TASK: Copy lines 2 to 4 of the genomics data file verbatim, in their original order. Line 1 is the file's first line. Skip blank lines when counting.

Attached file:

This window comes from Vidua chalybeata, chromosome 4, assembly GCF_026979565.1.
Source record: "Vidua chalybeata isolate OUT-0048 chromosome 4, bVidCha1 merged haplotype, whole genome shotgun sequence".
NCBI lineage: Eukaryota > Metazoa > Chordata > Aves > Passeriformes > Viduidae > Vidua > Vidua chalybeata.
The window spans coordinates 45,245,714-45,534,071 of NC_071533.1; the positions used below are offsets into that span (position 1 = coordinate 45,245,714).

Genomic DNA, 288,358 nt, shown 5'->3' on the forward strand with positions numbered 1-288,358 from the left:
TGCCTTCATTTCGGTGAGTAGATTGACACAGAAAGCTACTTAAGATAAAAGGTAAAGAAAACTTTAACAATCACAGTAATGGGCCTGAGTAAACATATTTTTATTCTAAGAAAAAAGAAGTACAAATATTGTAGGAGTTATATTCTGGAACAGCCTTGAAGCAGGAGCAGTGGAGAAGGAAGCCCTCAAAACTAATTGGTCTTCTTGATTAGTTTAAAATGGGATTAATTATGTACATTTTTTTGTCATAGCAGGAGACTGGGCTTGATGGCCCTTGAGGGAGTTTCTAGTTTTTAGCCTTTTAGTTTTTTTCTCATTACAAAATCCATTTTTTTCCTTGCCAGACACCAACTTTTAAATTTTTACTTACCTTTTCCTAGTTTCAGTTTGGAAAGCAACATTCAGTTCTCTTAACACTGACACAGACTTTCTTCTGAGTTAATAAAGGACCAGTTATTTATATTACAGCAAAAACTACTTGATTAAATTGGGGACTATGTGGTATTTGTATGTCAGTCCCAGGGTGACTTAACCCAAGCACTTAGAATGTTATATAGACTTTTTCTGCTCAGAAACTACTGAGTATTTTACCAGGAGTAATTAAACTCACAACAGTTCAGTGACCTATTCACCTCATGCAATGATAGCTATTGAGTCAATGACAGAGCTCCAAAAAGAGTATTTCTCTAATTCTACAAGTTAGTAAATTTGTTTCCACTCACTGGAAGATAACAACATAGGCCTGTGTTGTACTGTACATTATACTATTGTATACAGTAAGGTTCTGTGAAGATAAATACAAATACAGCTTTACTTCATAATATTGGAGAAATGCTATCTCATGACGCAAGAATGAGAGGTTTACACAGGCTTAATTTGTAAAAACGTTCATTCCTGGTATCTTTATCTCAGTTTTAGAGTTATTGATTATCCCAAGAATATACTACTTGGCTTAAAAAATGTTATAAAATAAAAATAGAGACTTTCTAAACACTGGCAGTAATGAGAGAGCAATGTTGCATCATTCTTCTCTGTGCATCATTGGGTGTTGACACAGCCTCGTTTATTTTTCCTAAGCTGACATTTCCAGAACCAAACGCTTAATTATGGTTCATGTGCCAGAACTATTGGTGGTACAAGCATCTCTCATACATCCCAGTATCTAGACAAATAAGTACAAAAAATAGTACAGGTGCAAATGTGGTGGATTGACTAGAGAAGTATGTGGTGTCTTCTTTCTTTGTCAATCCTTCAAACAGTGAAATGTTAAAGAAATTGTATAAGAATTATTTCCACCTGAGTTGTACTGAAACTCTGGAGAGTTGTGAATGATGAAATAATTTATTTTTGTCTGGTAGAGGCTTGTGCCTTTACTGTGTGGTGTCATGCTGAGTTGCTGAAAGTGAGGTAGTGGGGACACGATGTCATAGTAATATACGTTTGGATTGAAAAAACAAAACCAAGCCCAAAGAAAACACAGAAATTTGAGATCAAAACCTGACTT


Source record: "Vidua chalybeata isolate OUT-0048 chromosome 4, bVidCha1 merged haplotype, whole genome shotgun sequence".
NCBI lineage: Eukaryota > Metazoa > Chordata > Aves > Passeriformes > Viduidae > Vidua > Vidua chalybeata.
The window spans coordinates 45,245,714-45,534,071 of NC_071533.1; the positions used below are offsets into that span (position 1 = coordinate 45,245,714).